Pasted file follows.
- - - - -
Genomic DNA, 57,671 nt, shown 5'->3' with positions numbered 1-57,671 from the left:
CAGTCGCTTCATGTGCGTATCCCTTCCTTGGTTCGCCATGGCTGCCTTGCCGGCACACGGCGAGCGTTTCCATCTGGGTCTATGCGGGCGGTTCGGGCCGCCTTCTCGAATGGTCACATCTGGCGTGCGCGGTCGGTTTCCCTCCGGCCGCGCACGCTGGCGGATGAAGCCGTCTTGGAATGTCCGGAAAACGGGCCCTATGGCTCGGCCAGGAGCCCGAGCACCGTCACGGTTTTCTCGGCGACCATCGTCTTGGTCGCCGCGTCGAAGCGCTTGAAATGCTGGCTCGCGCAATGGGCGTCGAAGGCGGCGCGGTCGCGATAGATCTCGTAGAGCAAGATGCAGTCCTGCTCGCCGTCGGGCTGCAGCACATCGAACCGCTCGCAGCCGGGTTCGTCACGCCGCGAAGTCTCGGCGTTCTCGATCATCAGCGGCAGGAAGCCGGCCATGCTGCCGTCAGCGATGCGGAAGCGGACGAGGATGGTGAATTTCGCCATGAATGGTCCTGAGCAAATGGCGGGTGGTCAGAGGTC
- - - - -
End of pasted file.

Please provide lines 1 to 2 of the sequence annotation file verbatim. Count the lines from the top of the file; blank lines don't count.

Genomic DNA, 57,671 nt, shown 5'->3' with positions numbered 1-57,671 from the left:
CAGTCGCTTCATGTGCGTATCCCTTCCTTGGTTCGCCATGGCTGCCTTGCCGGCACACGGCGAGCGTTTCCATCTGGGTCTATGCGGGCGGTTCGGGCCGCCTTCTCGAATGGTCACATCTGGCGTGCGCGGTCGGTTTCCCTCCGGCCGCGCACGCTGGCGGATGAAGCCGTCTTGGAATGTCCGGAAAACGGGCCCTATGGCTCGGCCAGGAGCCCGAGCACCGTCACGGTTTTCTCGGCGACCATCGTCTTGGTCGCCGCGTCGAAGCGCTTGAAATGCTGGCTCGCGCAATGGGCGTCGAAGGCGGCGCGGTCGCGATAGATCTCGTAGAGCAAGATGCAGTCCTGCTCGCCGTCGGGCTGCAGCACATCGAACCGCTCGCAGCCGGGTTCGTCACGCCGCGAAGTCTCGGCGTTCTCGATCATCAGCGGCAGGAAGCCGGCCATGCTGCCGTCAGCGATGCGGAAGCGGACGAGGATGGTGAATTTCGCCATGAATGGTCCTGAGCAAATGGCGGGTGGTCAGAGGTC